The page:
Wappler needs to be rewritten in TypeScript

I said it here: rewrite in TypeScript and full test coverage. Wappler is treading on thin ice, particularly as you add more features.

Way, way too many bugs to be taken seriously. Doesn’t help that Wappler is accumulating decades of technical debt (Dreamweaver/DMX, threads about ASP are you kidding). Even coming from a professional dev background, I have tried for 3 weeks and I face bugs on a daily basis. It’s got to a point where it’s using up more time than it’s saving me.

Wappler is in this weird spot. Not as slick as Webflow for a perfect front end, and not nearly as flexible on the server side as writing code. Heck it’s much faster to just learn Vue.js. And may the gods help you if you try to do something advanced on the backend. It’s frustrating really.

I will try coding up the same project I did in Wappler these past 3 weeks and I will see how much faster I can get it done. I expect it to be at least half the time.

Also, the team might want to think about coding the Wappler app in Wappler. That’s the only way you will stay on top of your issues.

Hmm, I think I completely disagree here. I’ve built around a dozen projects of varying complexity and Wappler is pretty much flawless (if there’s a bug, they fix it quickly) and has saved me weeks and weeks of coding time.


Being borderline with Wappler is a common trait for those of us that use it on a daily basis.
One week you love it and the next week you just want to pay Teo a visit with the worst of the intentions(invite him to the worst brand of beer you can find).

You are suffering of a mix of excitement, weekly releases and knowing how to code. Some of us are in the same train as you.

Solution: we just skip some weekly versions until we are confident that a particular one is safe for us :smiley: As I said in your other post I am two versions behind currently.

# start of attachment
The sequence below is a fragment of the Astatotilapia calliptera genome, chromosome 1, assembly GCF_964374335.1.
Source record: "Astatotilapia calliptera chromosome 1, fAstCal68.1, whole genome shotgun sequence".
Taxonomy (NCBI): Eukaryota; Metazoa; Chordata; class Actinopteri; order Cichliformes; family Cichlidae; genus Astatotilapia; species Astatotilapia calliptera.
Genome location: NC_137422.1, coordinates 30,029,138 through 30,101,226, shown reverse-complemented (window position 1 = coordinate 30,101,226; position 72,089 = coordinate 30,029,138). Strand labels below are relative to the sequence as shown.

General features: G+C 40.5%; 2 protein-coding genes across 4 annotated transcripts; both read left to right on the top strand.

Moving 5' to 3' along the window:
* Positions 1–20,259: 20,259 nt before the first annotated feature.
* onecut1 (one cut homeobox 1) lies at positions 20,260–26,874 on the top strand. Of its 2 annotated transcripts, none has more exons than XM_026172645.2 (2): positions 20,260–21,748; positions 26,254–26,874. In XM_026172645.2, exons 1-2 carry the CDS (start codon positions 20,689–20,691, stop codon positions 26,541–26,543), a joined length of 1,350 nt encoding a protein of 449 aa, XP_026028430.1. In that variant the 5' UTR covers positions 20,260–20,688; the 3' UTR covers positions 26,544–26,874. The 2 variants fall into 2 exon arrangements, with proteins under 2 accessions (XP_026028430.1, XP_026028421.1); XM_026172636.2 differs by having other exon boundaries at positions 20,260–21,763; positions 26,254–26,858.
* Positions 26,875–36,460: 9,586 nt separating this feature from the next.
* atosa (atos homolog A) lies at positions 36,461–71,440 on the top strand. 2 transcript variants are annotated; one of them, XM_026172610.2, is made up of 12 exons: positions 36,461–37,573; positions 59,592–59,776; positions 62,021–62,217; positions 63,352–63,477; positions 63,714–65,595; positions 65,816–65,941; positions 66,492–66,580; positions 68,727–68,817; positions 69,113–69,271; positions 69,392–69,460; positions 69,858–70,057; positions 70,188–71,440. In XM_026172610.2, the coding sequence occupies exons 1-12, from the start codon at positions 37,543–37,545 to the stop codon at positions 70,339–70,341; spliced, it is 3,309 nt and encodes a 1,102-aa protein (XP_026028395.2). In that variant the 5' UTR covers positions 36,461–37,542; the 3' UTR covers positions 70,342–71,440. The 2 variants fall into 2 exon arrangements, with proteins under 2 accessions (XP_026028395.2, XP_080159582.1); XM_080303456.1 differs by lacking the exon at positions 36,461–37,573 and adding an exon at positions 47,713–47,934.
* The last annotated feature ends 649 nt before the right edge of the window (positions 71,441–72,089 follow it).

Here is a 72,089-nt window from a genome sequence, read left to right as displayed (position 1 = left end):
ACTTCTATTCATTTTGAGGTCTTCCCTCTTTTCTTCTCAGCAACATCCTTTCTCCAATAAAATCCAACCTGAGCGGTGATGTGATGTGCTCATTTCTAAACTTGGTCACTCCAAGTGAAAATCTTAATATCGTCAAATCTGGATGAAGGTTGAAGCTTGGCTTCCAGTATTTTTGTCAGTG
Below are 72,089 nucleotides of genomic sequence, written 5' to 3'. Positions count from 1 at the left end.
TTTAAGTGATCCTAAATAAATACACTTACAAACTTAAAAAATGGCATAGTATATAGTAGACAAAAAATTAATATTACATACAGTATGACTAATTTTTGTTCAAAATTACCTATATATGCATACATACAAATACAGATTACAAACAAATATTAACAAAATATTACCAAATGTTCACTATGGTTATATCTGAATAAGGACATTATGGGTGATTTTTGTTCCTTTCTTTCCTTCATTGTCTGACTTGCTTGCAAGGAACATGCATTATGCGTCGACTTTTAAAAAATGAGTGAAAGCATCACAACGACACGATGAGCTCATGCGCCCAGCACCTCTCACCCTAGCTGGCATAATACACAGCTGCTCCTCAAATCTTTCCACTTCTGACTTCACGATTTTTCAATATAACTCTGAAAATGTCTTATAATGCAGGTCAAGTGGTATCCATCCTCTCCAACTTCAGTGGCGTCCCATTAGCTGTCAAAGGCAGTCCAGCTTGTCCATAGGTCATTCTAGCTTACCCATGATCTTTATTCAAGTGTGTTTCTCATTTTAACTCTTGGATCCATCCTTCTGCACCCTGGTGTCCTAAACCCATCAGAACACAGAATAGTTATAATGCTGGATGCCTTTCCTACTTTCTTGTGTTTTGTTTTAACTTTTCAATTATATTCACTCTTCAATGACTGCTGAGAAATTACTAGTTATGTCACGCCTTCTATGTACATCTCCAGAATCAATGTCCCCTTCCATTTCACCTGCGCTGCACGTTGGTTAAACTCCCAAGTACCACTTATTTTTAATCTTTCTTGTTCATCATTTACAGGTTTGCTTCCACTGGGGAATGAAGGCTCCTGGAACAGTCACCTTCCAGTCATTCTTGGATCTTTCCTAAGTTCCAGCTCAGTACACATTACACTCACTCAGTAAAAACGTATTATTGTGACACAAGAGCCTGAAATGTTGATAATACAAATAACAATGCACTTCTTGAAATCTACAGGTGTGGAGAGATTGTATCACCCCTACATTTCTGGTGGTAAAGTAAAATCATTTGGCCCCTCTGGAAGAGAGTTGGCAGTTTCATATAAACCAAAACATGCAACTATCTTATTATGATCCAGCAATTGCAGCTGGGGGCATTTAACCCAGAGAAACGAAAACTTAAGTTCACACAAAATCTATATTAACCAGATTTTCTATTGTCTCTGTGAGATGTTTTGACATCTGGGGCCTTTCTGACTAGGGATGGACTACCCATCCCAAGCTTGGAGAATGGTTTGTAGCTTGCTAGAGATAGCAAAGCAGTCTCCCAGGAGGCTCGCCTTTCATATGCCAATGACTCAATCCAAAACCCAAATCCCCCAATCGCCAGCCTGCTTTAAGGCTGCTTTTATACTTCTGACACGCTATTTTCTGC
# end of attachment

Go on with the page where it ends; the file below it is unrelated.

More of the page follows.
For instance, I’m not upgrading to the next one until the team can confirm that it’s a bug and it’s being looked into or you just have absolutely no clue what you are doing with the tool :smiley: We have all been there at the beginnings.

Is this approach perfect? Nope
Is it enough? Yup. At least for me.
Do I understand the situation? Yes.

Edit: I didn’t reply to your main point. Typescript. Yeah. Why not? It will increase quality of any js based code base. Pretty sure it’s crossed their minds at some point. Still they are a small team for rewriting their app. Migrating to Electron could also be interesting. But they know their product better than us and their resources for something like this.


@sitestreet there might be a bit of a bias in your comment if you are doing client websites and CRUD apps that fit the same model. I know professional devs who have boilerplates ready as well and they pump out full-fledged apps in 5-6 hours.

@JonL I laughed harder than I should.

I will hand code the same app I have right now and time myself to get more precise numbers on this.

That’s some harcore dedication to back up a post with data :smiley:
Your are probably one of those psychopaths out there that do things like this just to prove a point :smiley:
true ? true : false

To be honest, I’m pretty excited you are going to do it.
Besides the time spent would you care to share your findings and even the source of both when you finish? I think it’s a pretty neat experiment.

Yep, there probably is some bias. I’m building some pretty complex web apps (full CRMs, that kind of thing) and for that it’s the best tool and reduces my time spent by over 75% I reckon so I can now have multiple projects on the go at the same time and get them finished in good time.

Having direct contact with the devs is another big factor.

My objective is not to back up my post. It’s rather to objectively measure how code compares to point and click for my specific use case. It’s easy to forget how much time you spend on Wappler when you are invested in it and still hold the belief that you are saving yourself time.